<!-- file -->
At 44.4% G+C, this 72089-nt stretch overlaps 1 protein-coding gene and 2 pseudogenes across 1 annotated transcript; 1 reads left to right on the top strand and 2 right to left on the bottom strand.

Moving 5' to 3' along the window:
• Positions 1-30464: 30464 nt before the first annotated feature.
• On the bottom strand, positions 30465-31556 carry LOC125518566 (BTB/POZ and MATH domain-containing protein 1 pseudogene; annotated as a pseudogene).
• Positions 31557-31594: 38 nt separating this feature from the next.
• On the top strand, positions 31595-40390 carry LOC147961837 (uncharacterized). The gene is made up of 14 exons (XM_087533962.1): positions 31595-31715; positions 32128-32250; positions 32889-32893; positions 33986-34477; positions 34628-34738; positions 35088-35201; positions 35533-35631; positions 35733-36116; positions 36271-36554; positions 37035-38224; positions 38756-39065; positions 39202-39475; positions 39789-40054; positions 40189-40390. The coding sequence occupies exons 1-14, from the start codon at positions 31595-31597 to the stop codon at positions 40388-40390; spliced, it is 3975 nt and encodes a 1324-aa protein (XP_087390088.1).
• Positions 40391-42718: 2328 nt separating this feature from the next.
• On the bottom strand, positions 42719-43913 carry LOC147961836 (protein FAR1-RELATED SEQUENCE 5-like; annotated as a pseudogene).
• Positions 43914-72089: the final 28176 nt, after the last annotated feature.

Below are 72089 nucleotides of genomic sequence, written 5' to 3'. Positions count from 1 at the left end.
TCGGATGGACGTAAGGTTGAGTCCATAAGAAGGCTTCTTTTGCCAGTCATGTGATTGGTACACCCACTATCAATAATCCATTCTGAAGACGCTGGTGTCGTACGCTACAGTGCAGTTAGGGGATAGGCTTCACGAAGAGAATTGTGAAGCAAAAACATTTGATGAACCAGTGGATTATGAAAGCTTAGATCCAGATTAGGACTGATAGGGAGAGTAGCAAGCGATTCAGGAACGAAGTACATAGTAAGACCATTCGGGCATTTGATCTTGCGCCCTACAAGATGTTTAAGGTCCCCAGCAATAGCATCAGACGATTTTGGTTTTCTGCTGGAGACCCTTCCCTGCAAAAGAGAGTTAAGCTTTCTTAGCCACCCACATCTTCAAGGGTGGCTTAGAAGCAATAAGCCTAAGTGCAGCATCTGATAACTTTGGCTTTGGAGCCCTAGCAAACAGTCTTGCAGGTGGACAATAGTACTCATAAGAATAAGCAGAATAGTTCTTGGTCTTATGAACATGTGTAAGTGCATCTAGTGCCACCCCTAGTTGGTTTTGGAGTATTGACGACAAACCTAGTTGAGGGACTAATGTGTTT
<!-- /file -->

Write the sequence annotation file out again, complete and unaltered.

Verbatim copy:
At 44.4% G+C, this 72089-nt stretch overlaps 1 protein-coding gene and 2 pseudogenes across 1 annotated transcript; 1 reads left to right on the top strand and 2 right to left on the bottom strand.

Moving 5' to 3' along the window:
• Positions 1-30464: 30464 nt before the first annotated feature.
• On the bottom strand, positions 30465-31556 carry LOC125518566 (BTB/POZ and MATH domain-containing protein 1 pseudogene; annotated as a pseudogene).
• Positions 31557-31594: 38 nt separating this feature from the next.
• On the top strand, positions 31595-40390 carry LOC147961837 (uncharacterized). The gene is made up of 14 exons (XM_087533962.1): positions 31595-31715; positions 32128-32250; positions 32889-32893; positions 33986-34477; positions 34628-34738; positions 35088-35201; positions 35533-35631; positions 35733-36116; positions 36271-36554; positions 37035-38224; positions 38756-39065; positions 39202-39475; positions 39789-40054; positions 40189-40390. The coding sequence occupies exons 1-14, from the start codon at positions 31595-31597 to the stop codon at positions 40388-40390; spliced, it is 3975 nt and encodes a 1324-aa protein (XP_087390088.1).
• Positions 40391-42718: 2328 nt separating this feature from the next.
• On the bottom strand, positions 42719-43913 carry LOC147961836 (protein FAR1-RELATED SEQUENCE 5-like; annotated as a pseudogene).
• Positions 43914-72089: the final 28176 nt, after the last annotated feature.

Below are 72089 nucleotides of genomic sequence, written 5' to 3'. Positions count from 1 at the left end.
TCGGATGGACGTAAGGTTGAGTCCATAAGAAGGCTTCTTTTGCCAGTCATGTGATTGGTACACCCACTATCAATAATCCATTCTGAAGACGCTGGTGTCGTACGCTACAGTGCAGTTAGGGGATAGGCTTCACGAAGAGAATTGTGAAGCAAAAACATTTGATGAACCAGTGGATTATGAAAGCTTAGATCCAGATTAGGACTGATAGGGAGAGTAGCAAGCGATTCAGGAACGAAGTACATAGTAAGACCATTCGGGCATTTGATCTTGCGCCCTACAAGATGTTTAAGGTCCCCAGCAATAGCATCAGACGATTTTGGTTTTCTGCTGGAGACCCTTCCCTGCAAAAGAGAGTTAAGCTTTCTTAGCCACCCACATCTTCAAGGGTGGCTTAGAAGCAATAAGCCTAAGTGCAGCATCTGATAACTTTGGCTTTGGAGCCCTAGCAAACAGTCTTGCAGGTGGACAATAGTACTCATAAGAATAAGCAGAATAGTTCTTGGTCTTATGAACATGTGTAAGTGCATCTAGTGCCACCCCTAGTTGGTTTTGGAGTATTGACGACAAACCTAGTTGAGGGACTAATGTGTTT